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Frequently Asked Questions > FAQ's about Genetics > How are chromosome abnormalities diagnosed?

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In the grand majority of cases, chromosome abnormalities are detected by a karyotype.  We call this the cytogenetic approach to diagnosing chromosome abnormalities.  This approach involves examining a person’s chromosomes under a microscope.  A cytogeneticist looks at the chromosomes to see whether there are any missing or extra pieces.  They also look to see whether the chromosomes are rearranged.

How does a cytogeneticist know whether a piece of chromosome is missing, duplicated, or rearranged?  In a way, a chromosome is like a large phone book.  It contains a great deal of information that is organized in a very specific way.  If we were to remove a hundred pages of the phone book, it would be obvious that a significant section of the phone book was missing.  We would know this by looking at the phone book because some of the tabs are not there. 

Similarly, if we look at a person’s karyotype, we might notice that a band is missing from the short arm of chromosome 1.  This tells us that there is a deletion on chromosome 1.

The Molecular Approach. 

Let’s return to the phone book example.  If we just look at the closed phone book, we do not know which section is missing.  It could be the letter R, S, T, or maybe even all three of these letters.  If we want to know which pages are missing, we have to open up the phone book.


In this phone book, we see that the entry for “Real Estate” is present.  So, we know that this part was not removed from the book.  However, “Record Companies” is missing.  We therefore know that the missing section starts somewhere between “Real Estate” and “Record Companies”.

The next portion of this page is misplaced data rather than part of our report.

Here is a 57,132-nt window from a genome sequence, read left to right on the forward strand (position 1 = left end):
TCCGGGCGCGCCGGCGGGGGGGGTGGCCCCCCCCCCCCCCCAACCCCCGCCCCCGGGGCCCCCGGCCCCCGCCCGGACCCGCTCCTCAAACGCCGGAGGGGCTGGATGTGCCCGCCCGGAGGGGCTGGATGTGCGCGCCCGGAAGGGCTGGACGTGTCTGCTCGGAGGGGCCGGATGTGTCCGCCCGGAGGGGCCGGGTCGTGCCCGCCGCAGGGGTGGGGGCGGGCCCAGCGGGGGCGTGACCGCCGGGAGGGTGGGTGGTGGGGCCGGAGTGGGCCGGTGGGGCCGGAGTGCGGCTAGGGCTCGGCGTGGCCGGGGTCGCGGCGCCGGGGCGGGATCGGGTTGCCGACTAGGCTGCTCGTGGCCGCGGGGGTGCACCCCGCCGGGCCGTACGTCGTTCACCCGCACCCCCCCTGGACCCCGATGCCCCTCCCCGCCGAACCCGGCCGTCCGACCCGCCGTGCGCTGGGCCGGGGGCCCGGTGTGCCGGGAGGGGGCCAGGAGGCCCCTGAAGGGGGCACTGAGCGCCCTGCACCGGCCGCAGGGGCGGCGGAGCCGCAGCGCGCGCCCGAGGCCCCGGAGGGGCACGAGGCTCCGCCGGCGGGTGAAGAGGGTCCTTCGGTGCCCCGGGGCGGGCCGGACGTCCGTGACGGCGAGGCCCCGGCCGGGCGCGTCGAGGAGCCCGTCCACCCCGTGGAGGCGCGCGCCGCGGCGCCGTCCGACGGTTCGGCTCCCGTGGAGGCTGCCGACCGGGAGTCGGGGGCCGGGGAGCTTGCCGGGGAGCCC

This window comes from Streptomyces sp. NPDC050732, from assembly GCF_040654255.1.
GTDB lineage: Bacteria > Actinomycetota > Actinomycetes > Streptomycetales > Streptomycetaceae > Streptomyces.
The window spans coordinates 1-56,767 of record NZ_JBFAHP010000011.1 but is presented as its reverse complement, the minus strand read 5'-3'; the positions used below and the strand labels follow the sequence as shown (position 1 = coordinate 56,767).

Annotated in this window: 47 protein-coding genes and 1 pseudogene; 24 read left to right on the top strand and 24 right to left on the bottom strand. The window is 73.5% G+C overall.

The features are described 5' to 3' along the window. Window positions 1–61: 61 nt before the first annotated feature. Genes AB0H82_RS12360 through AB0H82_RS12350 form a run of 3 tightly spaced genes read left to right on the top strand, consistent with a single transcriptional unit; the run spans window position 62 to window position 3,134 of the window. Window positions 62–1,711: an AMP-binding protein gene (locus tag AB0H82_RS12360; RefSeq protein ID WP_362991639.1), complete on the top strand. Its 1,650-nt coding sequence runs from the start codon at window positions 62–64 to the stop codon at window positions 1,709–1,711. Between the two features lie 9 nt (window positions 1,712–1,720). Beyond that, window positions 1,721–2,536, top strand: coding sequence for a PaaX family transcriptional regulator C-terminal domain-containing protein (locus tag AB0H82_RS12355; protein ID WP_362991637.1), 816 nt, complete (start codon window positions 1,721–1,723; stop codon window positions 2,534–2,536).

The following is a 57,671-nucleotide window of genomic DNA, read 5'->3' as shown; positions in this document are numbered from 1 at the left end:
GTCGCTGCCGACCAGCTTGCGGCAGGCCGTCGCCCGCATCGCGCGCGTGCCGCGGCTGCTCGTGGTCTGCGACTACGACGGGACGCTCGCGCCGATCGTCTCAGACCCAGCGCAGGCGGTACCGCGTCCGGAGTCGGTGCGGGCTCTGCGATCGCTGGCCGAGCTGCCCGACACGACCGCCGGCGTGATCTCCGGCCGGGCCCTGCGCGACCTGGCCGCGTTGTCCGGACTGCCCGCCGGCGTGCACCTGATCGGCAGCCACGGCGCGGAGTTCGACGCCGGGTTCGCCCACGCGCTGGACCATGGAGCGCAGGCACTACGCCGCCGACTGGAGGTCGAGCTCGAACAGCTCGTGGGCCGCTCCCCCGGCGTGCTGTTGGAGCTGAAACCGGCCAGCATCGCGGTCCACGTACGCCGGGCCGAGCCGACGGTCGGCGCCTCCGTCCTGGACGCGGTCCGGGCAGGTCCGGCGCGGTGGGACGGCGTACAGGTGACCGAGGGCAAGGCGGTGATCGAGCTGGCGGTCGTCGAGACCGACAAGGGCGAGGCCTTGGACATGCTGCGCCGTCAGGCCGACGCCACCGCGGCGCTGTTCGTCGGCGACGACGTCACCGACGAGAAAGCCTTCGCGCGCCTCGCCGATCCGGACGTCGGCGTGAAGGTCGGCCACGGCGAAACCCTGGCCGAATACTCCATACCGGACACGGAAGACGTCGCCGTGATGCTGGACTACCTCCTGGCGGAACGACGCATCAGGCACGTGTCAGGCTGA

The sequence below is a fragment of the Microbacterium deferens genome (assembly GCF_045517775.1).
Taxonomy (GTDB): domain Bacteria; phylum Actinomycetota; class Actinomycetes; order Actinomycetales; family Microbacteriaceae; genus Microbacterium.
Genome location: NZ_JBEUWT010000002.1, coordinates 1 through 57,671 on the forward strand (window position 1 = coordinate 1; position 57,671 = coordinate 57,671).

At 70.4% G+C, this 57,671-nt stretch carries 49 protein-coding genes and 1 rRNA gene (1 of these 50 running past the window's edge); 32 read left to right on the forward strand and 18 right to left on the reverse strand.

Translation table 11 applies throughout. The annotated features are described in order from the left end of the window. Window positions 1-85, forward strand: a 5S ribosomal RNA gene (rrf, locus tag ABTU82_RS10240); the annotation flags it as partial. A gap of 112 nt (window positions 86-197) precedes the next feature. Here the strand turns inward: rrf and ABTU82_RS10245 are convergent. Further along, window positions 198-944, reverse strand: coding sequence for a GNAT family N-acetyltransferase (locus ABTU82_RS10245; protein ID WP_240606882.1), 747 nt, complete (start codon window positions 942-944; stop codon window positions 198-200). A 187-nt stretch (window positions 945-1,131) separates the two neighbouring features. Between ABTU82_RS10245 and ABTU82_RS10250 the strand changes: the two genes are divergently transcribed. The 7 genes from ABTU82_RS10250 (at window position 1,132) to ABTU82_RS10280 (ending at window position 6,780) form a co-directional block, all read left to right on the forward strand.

In the same way, a karyotype only gives us a general idea of which part of the chromosome is missing.  If we want to know the exact part of the chromosome that is missing, we have to look at the chromosome in a different way. We have to use a different technique.

We call this approach the “molecular approach”.  Microarray analysis uses a molecular approach.  Unlike the cytogenetic approach, the molecular approach does not use microscopes or pictures of the chromosomes.  Instead, we look for genetic markers.  Genetic markers are just small stretches of DNA.  They are like the “Real Estate” or “Record Companies” in the phone book example.  We can use specialized techniques to see if a person is missing certain genetic markers.  This helps us to know exactly what part of the chromosome is involved.

It should be noted that, at this point in time, molecular characterization of 1p36 Deletion Syndrome does not allow us to predict what features an individual may or may not have.  It is our hope that, as research advances, we will better understand how the specific genes involved in the abnormality affect the health and development of an individual.

“The above information is from the Chromosome 18 Registry & Research Society and was reproduced with permission.” Some minor changes may have been made to make the information as applicable as possible to 1p36 Deletion Syndrome.